Spice up your Czech

Spices - koření

Hello and welcome to the ABC of Czech where this season we look at vocabulary related to Czech cuisine. Today we'll be talking about spices and herbs - an essential part of every national cuisine.

Spices - koření
The Czech word for spices is koření - coming from the word kořen, meaning root. (Unlike the English word which comes from the Latin "species", meaning a type or kind.)

Spices, imported from faraway countries, used to be so rare in the past that they were sometimes used instead of money. Some proverbs in Czech still remind us of their one-time value. For example je toho jako šafránu - it is as rare as saffron. Anything that is precious and scarce can be called vzácné koření - precious spice. And Czechs often say humor je koření života - humour is the spice of life.

Potato soup - bramborová polévka
The most widely used spice is pepper - pepř, the most usual being ground black pepper - mletý černý pepř. Marjoram - majoránka has a special place in Czech cuisine. It is used to flavour all those various pork sausages and soups prepared at pig slaughtering feasts. Marjoram is also the dominant taste of potato soup - bramborová polévka, also known as bramboračka, and mushroom soup - houbová polévka - and of course bramborák, the potato pancake we spoke about in one of our earlier lessons.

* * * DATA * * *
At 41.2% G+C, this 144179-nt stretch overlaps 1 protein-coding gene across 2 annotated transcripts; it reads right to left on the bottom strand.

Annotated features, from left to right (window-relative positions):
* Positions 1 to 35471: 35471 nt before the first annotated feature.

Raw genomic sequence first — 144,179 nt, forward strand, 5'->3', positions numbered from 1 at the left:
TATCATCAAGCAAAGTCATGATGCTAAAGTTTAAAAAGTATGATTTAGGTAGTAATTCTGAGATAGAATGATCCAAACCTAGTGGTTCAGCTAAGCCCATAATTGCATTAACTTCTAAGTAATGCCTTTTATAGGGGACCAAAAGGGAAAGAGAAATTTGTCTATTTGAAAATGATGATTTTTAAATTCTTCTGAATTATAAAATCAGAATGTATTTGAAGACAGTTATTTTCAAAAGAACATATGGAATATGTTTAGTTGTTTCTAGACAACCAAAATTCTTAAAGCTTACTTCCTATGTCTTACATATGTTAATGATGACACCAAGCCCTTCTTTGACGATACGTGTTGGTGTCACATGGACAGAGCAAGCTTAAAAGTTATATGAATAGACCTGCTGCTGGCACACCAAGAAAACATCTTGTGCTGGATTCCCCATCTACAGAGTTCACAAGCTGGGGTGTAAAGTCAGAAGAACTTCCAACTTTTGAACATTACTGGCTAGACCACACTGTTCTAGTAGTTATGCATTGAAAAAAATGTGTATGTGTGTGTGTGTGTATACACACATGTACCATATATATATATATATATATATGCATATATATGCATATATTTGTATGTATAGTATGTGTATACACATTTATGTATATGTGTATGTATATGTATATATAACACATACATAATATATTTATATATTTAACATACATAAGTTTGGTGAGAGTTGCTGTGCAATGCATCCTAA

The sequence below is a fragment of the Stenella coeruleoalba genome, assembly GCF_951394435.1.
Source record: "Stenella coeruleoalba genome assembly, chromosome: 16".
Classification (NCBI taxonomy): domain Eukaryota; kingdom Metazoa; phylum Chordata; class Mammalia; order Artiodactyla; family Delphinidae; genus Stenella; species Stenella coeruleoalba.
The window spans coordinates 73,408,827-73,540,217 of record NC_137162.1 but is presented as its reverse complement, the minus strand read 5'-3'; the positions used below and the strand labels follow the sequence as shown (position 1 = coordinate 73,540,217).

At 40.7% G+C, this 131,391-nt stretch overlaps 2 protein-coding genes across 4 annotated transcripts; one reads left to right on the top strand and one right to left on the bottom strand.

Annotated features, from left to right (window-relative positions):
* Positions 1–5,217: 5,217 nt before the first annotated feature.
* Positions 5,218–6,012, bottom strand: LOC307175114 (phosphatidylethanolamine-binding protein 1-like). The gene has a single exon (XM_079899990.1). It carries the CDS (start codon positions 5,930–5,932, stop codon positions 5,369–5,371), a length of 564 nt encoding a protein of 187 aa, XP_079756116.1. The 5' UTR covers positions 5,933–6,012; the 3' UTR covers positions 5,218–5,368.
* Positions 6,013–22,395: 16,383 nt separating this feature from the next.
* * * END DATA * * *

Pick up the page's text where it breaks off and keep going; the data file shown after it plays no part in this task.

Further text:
Herbs - bylinky
Another type of spice typical for Czech cuisine are caraway seeds - kmín. They are added to dark bread dough and whole loaves are sprinkled with them. A few seeds can be added to the water in which potatoes are boiled. Roast duck and even fish can be sprinkled with them. But if, like me, you don't find the taste of caraway seeds pleasant, your meal will get cold before you pick out all the seeds from your plate.

As far as herbs - bylinky - are concerned, traditional Czech cuisine mostly uses fresh parsley leaves - petržel, chives - pažitka and libeček - garden lovage. They are used to garnish soups or you can sprinkle them over a slice of bread spread with fresh cheese.

That's all we have time for today, till next week - dobrou chuť - bon appetit!